Robots That Golf
Former student athlete, alumnus Nate Weidner bringing RoboGolf technology to China
Nate Weidner is bringing golf to China.
The country of 1.3 billion is relatively new to the international golf scene, but it already boasts the world’s largest golf club and is expected to have as many as thousands of clubs in the next 10 years.
Weidner, a Cal State East Bay alumnus (B.S. ‘05, Broadcasting) and former golf pro who moved to China for the golf boom, has exclusive rights to install and run RoboGolfPro throughout the country. RoboGolfPro is a tech startup training program that uses a robot to teach golfers proper alignment and correct their alignment mistakes.
“Golf is a very new game in most parts of Asia, but it’s a fast-growing game, especially among the elite level earners,” Weidner said. “I’ve only been in China for six months … [but] I’m shocked at how many very uber-wealthy people there are at the top, and all of those guys love golf.”
Twenty years ago, the loquacious and enthusiastic Weidner had no idea he’d someday be living in one of the world’s largest cities teaching golf. Until he took a quintessential post-graduation trip to Europe in 2007, he’d never been out of the country.
“I’ve always had a sense of wanderlust, I was that kid who would wander away from my mom in the grocery store just to check out the next aisle over, but nobody in my family travels,” Weidner said. “That first trip [to Europe] triggered this long-dormant designer to be out there and see the world.”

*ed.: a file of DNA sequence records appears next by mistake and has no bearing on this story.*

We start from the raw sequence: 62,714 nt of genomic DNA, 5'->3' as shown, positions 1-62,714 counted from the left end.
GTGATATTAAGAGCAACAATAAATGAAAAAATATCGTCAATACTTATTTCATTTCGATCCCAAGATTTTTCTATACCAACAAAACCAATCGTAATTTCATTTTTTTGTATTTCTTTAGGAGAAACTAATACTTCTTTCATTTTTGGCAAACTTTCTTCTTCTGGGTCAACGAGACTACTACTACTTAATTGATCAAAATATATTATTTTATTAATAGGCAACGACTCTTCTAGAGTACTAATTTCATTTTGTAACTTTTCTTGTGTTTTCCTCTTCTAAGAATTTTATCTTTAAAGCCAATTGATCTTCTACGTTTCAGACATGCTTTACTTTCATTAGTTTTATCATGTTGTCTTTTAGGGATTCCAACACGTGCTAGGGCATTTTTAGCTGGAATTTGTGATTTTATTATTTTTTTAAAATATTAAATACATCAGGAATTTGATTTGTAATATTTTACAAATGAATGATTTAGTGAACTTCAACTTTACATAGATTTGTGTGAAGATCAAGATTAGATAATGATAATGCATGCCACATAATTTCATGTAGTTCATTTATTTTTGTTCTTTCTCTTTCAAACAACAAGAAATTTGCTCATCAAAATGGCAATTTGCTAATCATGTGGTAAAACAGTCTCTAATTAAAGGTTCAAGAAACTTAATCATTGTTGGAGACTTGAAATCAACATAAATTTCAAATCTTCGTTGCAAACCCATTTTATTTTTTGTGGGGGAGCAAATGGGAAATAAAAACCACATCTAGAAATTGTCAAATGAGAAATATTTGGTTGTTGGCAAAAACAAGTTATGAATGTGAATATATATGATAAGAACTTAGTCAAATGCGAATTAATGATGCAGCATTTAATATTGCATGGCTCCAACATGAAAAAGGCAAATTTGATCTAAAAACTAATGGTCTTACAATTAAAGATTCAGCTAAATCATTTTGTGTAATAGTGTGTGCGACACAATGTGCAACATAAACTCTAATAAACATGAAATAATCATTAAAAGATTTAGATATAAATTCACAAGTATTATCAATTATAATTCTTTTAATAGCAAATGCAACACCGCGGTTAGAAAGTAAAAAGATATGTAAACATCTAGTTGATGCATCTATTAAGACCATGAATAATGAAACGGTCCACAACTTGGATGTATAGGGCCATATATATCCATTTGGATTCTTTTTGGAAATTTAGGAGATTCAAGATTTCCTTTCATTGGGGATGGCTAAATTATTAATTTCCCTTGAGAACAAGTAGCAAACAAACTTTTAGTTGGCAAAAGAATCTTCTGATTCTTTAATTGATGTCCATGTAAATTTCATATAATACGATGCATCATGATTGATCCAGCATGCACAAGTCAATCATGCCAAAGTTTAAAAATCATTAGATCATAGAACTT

Weidner grew up in Castro Valley and played football and baseball as a youth and teen. But after not making the baseball team one year in high school, he gave golf a chance, showing up at tryouts with a bag of old wooden “demo” clubs his grandfather had picked up a garage sale. And he made the team.
From there he was recruited to play football and golf at Chabot before transferring to Cal State East Bay, where he led the team while pursuing a degree in media arts. It was during those years as a Pioneer that he grew to love not just the game, but also the social and networking opportunities the sport afforded him.